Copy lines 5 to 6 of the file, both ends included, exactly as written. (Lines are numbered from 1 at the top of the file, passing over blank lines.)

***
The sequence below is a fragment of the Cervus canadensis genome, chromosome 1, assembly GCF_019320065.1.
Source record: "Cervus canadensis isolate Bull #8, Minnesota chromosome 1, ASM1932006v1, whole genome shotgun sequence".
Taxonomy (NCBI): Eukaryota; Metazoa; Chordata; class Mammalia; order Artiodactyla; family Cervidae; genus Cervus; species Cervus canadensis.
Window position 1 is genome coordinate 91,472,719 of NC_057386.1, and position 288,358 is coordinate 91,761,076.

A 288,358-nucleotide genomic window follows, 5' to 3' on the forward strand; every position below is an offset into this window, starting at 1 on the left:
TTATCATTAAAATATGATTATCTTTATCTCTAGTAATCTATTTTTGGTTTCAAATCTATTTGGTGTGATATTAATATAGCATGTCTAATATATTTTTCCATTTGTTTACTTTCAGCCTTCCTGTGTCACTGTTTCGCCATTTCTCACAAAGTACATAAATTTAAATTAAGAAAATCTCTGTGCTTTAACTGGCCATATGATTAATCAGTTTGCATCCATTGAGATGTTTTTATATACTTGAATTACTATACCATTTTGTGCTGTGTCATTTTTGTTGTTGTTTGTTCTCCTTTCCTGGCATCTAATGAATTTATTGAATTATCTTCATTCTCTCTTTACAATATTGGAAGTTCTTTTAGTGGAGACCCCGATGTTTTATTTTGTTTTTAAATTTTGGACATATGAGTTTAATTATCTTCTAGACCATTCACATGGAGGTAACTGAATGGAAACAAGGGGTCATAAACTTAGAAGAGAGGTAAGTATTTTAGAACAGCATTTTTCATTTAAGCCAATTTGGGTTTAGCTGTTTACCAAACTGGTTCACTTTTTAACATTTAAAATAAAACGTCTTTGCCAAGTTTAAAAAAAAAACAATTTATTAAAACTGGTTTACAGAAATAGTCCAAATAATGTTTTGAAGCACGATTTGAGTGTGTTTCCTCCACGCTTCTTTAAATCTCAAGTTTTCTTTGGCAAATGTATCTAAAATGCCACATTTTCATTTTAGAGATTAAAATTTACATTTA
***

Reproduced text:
A 288,358-nucleotide genomic window follows, 5' to 3' on the forward strand; every position below is an offset into this window, starting at 1 on the left:
TTATCATTAAAATATGATTATCTTTATCTCTAGTAATCTATTTTTGGTTTCAAATCTATTTGGTGTGATATTAATATAGCATGTCTAATATATTTTTCCATTTGTTTACTTTCAGCCTTCCTGTGTCACTGTTTCGCCATTTCTCACAAAGTACATAAATTTAAATTAAGAAAATCTCTGTGCTTTAACTGGCCATATGATTAATCAGTTTGCATCCATTGAGATGTTTTTATATACTTGAATTACTATACCATTTTGTGCTGTGTCATTTTTGTTGTTGTTTGTTCTCCTTTCCTGGCATCTAATGAATTTATTGAATTATCTTCATTCTCTCTTTACAATATTGGAAGTTCTTTTAGTGGAGACCCCGATGTTTTATTTTGTTTTTAAATTTTGGACATATGAGTTTAATTATCTTCTAGACCATTCACATGGAGGTAACTGAATGGAAACAAGGGGTCATAAACTTAGAAGAGAGGTAAGTATTTTAGAACAGCATTTTTCATTTAAGCCAATTTGGGTTTAGCTGTTTACCAAACTGGTTCACTTTTTAACATTTAAAATAAAACGTCTTTGCCAAGTTTAAAAAAAAAACAATTTATTAAAACTGGTTTACAGAAATAGTCCAAATAATGTTTTGAAGCACGATTTGAGTGTGTTTCCTCCACGCTTCTTTAAATCTCAAGTTTTCTTTGGCAAATGTATCTAAAATGCCACATTTTCATTTTAGAGATTAAAATTTACATTTA